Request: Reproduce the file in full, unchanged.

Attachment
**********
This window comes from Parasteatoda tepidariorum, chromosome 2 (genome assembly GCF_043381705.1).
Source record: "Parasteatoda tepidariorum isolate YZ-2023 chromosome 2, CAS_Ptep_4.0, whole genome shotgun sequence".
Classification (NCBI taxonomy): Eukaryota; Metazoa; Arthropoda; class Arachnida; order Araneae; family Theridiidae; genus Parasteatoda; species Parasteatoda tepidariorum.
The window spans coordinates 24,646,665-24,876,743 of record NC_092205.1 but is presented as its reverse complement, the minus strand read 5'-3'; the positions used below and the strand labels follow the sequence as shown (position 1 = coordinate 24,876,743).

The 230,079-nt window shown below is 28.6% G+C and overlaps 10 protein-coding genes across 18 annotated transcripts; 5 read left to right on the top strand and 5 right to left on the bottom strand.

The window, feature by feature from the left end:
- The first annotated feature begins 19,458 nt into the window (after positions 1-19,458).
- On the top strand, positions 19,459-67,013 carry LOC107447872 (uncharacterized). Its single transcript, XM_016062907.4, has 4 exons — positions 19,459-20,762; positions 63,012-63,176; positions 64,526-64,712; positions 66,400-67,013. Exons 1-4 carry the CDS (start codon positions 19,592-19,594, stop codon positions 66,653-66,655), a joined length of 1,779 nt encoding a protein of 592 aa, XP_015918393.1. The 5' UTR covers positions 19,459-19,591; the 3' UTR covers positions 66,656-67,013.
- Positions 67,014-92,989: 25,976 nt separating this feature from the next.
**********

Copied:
This window comes from Parasteatoda tepidariorum, chromosome 2 (genome assembly GCF_043381705.1).
Source record: "Parasteatoda tepidariorum isolate YZ-2023 chromosome 2, CAS_Ptep_4.0, whole genome shotgun sequence".
Classification (NCBI taxonomy): Eukaryota; Metazoa; Arthropoda; class Arachnida; order Araneae; family Theridiidae; genus Parasteatoda; species Parasteatoda tepidariorum.
The window spans coordinates 24,646,665-24,876,743 of record NC_092205.1 but is presented as its reverse complement, the minus strand read 5'-3'; the positions used below and the strand labels follow the sequence as shown (position 1 = coordinate 24,876,743).

The 230,079-nt window shown below is 28.6% G+C and overlaps 10 protein-coding genes across 18 annotated transcripts; 5 read left to right on the top strand and 5 right to left on the bottom strand.

The window, feature by feature from the left end:
- The first annotated feature begins 19,458 nt into the window (after positions 1-19,458).
- On the top strand, positions 19,459-67,013 carry LOC107447872 (uncharacterized). Its single transcript, XM_016062907.4, has 4 exons — positions 19,459-20,762; positions 63,012-63,176; positions 64,526-64,712; positions 66,400-67,013. Exons 1-4 carry the CDS (start codon positions 19,592-19,594, stop codon positions 66,653-66,655), a joined length of 1,779 nt encoding a protein of 592 aa, XP_015918393.1. The 5' UTR covers positions 19,459-19,591; the 3' UTR covers positions 66,656-67,013.
- Positions 67,014-92,989: 25,976 nt separating this feature from the next.